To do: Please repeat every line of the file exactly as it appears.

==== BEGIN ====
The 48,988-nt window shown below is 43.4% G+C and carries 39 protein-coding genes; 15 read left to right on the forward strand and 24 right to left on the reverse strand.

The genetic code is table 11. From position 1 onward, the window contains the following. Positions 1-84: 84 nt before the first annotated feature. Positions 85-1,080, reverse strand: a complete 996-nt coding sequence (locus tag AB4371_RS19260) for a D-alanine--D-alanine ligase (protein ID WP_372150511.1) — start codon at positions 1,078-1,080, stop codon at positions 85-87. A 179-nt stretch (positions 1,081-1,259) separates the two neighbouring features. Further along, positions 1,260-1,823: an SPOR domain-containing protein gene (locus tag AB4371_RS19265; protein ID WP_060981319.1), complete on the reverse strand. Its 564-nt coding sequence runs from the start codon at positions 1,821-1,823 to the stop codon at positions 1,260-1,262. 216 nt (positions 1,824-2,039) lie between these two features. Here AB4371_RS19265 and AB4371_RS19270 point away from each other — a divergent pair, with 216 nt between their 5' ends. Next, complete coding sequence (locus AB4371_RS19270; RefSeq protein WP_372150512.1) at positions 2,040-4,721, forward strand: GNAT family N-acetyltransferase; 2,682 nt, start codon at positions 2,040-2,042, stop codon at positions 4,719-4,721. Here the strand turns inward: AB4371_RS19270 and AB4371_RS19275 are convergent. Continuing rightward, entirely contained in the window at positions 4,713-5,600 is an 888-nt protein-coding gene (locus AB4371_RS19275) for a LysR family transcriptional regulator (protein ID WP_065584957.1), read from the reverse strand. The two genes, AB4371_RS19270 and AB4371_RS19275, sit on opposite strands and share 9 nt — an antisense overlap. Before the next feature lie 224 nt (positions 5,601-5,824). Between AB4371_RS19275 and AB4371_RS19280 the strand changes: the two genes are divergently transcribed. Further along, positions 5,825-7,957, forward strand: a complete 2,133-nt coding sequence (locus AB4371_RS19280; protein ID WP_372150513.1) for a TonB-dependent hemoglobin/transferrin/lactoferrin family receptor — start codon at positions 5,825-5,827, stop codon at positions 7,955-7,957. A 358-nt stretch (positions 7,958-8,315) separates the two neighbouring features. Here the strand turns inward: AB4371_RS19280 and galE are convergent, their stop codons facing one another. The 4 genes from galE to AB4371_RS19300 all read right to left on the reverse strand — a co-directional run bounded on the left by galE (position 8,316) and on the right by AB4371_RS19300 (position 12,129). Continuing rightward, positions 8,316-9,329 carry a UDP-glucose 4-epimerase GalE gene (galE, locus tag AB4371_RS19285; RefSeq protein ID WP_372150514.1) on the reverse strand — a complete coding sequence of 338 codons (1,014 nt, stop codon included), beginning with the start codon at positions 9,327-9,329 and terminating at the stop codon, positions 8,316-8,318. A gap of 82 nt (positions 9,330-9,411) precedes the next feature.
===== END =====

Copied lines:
The 48,988-nt window shown below is 43.4% G+C and carries 39 protein-coding genes; 15 read left to right on the forward strand and 24 right to left on the reverse strand.

The genetic code is table 11. From position 1 onward, the window contains the following. Positions 1-84: 84 nt before the first annotated feature. Positions 85-1,080, reverse strand: a complete 996-nt coding sequence (locus tag AB4371_RS19260) for a D-alanine--D-alanine ligase (protein ID WP_372150511.1) — start codon at positions 1,078-1,080, stop codon at positions 85-87. A 179-nt stretch (positions 1,081-1,259) separates the two neighbouring features. Further along, positions 1,260-1,823: an SPOR domain-containing protein gene (locus tag AB4371_RS19265; protein ID WP_060981319.1), complete on the reverse strand. Its 564-nt coding sequence runs from the start codon at positions 1,821-1,823 to the stop codon at positions 1,260-1,262. 216 nt (positions 1,824-2,039) lie between these two features. Here AB4371_RS19265 and AB4371_RS19270 point away from each other — a divergent pair, with 216 nt between their 5' ends. Next, complete coding sequence (locus AB4371_RS19270; RefSeq protein WP_372150512.1) at positions 2,040-4,721, forward strand: GNAT family N-acetyltransferase; 2,682 nt, start codon at positions 2,040-2,042, stop codon at positions 4,719-4,721. Here the strand turns inward: AB4371_RS19270 and AB4371_RS19275 are convergent. Continuing rightward, entirely contained in the window at positions 4,713-5,600 is an 888-nt protein-coding gene (locus AB4371_RS19275) for a LysR family transcriptional regulator (protein ID WP_065584957.1), read from the reverse strand. The two genes, AB4371_RS19270 and AB4371_RS19275, sit on opposite strands and share 9 nt — an antisense overlap. Before the next feature lie 224 nt (positions 5,601-5,824). Between AB4371_RS19275 and AB4371_RS19280 the strand changes: the two genes are divergently transcribed. Further along, positions 5,825-7,957, forward strand: a complete 2,133-nt coding sequence (locus AB4371_RS19280; protein ID WP_372150513.1) for a TonB-dependent hemoglobin/transferrin/lactoferrin family receptor — start codon at positions 5,825-5,827, stop codon at positions 7,955-7,957. A 358-nt stretch (positions 7,958-8,315) separates the two neighbouring features. Here the strand turns inward: AB4371_RS19280 and galE are convergent, their stop codons facing one another. The 4 genes from galE to AB4371_RS19300 all read right to left on the reverse strand — a co-directional run bounded on the left by galE (position 8,316) and on the right by AB4371_RS19300 (position 12,129). Continuing rightward, positions 8,316-9,329 carry a UDP-glucose 4-epimerase GalE gene (galE, locus tag AB4371_RS19285; RefSeq protein ID WP_372150514.1) on the reverse strand — a complete coding sequence of 338 codons (1,014 nt, stop codon included), beginning with the start codon at positions 9,327-9,329 and terminating at the stop codon, positions 8,316-8,318. A gap of 82 nt (positions 9,330-9,411) precedes the next feature.